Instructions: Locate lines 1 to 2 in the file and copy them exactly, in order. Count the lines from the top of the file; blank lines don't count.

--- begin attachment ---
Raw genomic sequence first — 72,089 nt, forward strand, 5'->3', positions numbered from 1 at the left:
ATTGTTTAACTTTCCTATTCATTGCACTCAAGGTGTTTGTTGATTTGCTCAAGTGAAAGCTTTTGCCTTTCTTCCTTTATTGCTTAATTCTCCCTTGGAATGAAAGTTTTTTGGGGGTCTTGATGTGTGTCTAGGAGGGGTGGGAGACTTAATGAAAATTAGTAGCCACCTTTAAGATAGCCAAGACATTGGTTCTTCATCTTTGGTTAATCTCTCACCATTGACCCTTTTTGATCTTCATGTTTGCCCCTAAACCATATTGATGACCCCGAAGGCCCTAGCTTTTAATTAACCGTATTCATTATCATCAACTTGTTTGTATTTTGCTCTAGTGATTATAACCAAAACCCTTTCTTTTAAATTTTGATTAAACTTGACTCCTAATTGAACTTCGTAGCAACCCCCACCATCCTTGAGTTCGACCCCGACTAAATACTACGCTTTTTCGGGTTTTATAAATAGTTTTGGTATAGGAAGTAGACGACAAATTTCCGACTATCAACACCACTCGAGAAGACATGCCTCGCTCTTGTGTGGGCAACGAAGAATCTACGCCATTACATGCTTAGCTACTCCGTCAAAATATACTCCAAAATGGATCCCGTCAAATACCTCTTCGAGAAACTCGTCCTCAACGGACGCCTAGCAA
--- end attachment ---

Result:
Raw genomic sequence first — 72,089 nt, forward strand, 5'->3', positions numbered from 1 at the left:
ATTGTTTAACTTTCCTATTCATTGCACTCAAGGTGTTTGTTGATTTGCTCAAGTGAAAGCTTTTGCCTTTCTTCCTTTATTGCTTAATTCTCCCTTGGAATGAAAGTTTTTTGGGGGTCTTGATGTGTGTCTAGGAGGGGTGGGAGACTTAATGAAAATTAGTAGCCACCTTTAAGATAGCCAAGACATTGGTTCTTCATCTTTGGTTAATCTCTCACCATTGACCCTTTTTGATCTTCATGTTTGCCCCTAAACCATATTGATGACCCCGAAGGCCCTAGCTTTTAATTAACCGTATTCATTATCATCAACTTGTTTGTATTTTGCTCTAGTGATTATAACCAAAACCCTTTCTTTTAAATTTTGATTAAACTTGACTCCTAATTGAACTTCGTAGCAACCCCCACCATCCTTGAGTTCGACCCCGACTAAATACTACGCTTTTTCGGGTTTTATAAATAGTTTTGGTATAGGAAGTAGACGACAAATTTCCGACTATCAACACCACTCGAGAAGACATGCCTCGCTCTTGTGTGGGCAACGAAGAATCTACGCCATTACATGCTTAGCTACTCCGTCAAAATATACTCCAAAATGGATCCCGTCAAATACCTCTTCGAGAAACTCGTCCTCAACGGACGCCTAGCAA